Yoga Nidra Guided Meditation and Relaxation
with Allison Ray Jeraci
Jan 10 (Fri, 7:30-8:30 pm)
We will explore a receptive state of relaxation through setting an intention, becoming aware of the sensations lingering in the body, feeling the breath and the energetic body around us and coming to a place of detachment, a time for self-reflection and deep relaxation. $30
Super Deep Restorative Semi-Private with Beth Perlman
Jan 23 (Thurs, 6-7 pm)
Just when you thought you couldn't love restorative more! Join Beth for this super propped practice. This semi-private will allow for abundant propping that supports this well crafted restorative sequence. Come rest, and breathe into a richer restorative experience. $35
New Year’s Morning
Helen Hunt Jackson
Only a night from old to new
Only a night, and so much wrought!
The Old Year's heart all weary grew,
But said: "The New Year rest has brought."
The Old Year's hopes its heart laid down,
As in a grave; but, trusting, said:
"The blossoms of the New Year's crown
Bloom from the ashes of the dead."
The Old Year's heart was full of greed;
With selfishness it longed and ached,
And cried: "I have not half I need.
My thirst is bitter and unslaked.
But to the New Year's generous hand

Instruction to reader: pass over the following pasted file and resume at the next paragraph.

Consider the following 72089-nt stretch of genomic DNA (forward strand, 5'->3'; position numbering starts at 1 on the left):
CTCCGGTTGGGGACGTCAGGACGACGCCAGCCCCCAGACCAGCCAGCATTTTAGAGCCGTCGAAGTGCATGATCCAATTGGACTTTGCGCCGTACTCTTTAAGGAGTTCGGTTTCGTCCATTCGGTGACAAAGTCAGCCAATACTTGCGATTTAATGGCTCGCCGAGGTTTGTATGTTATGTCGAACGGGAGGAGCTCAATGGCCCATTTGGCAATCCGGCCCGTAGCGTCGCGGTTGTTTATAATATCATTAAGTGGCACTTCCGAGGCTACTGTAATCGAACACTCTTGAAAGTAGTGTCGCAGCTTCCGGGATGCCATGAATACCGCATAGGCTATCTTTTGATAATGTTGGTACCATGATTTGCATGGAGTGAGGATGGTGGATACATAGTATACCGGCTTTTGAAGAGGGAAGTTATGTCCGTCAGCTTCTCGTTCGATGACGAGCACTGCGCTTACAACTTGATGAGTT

All gifts in plenty shall return;
True love it shall understand;
By all my failures it shall learn.
I have been reckless; it shall be
Quiet and calm and pure of life.
I was a slave; it shall go free,
And find sweet peace where I leave strife."
Only a night from old to new!
Never a night such changes brought.
The Old Year had its work to do;
No New Year miracles are wrought.
Always a night from old to new!
Night and the healing balm of sleep!
Each morn is New Year's morn come true,
Morn of a festival to keep.
All nights are sacred nights to make
Confession and resolve and prayer;
All days are sacred days to wake
New gladness in the sunny air.
Only a night from old to new;
Only a sleep from night to morn.
The new is but the old come true;
Each sunrise sees a new year born.
Yoga Teachers Association was created in 1979 by a small group of pioneering yoga teachers who saw the need for affordable and continuing education. Today, YTA continues as a 501(c)(3) nonprofit dedicated to expanding learning opportunities for teachers and committed students in the Hudson Valley. We offer monthly workshops presented by the leading yoga teachers of our time for the benefit of the community. All are invited. Membership dues and additional contributions are deductible to the extent allowable by law.
$50 for individual membership
$75 for studio membership
$45 members / $65 nonmembers in advance
($55 and $75 at the door)
Susan Edwards Colson
Paula Heitzner, ERYT
Robin Laufer, MS Ed, RYT 500
Terry Fiore Lavery, RYT
Newsletter Design & Layout
Lisa Sloane, MA, ERYT
Tao Porchon-Lynch, ERYT, IAYT
Copyright © 2020 Yoga Teachers Association. All rights reserved.
Yoga Teachers Association • 21-39 Croton Lake Road • Katonah, NY 10536 • USA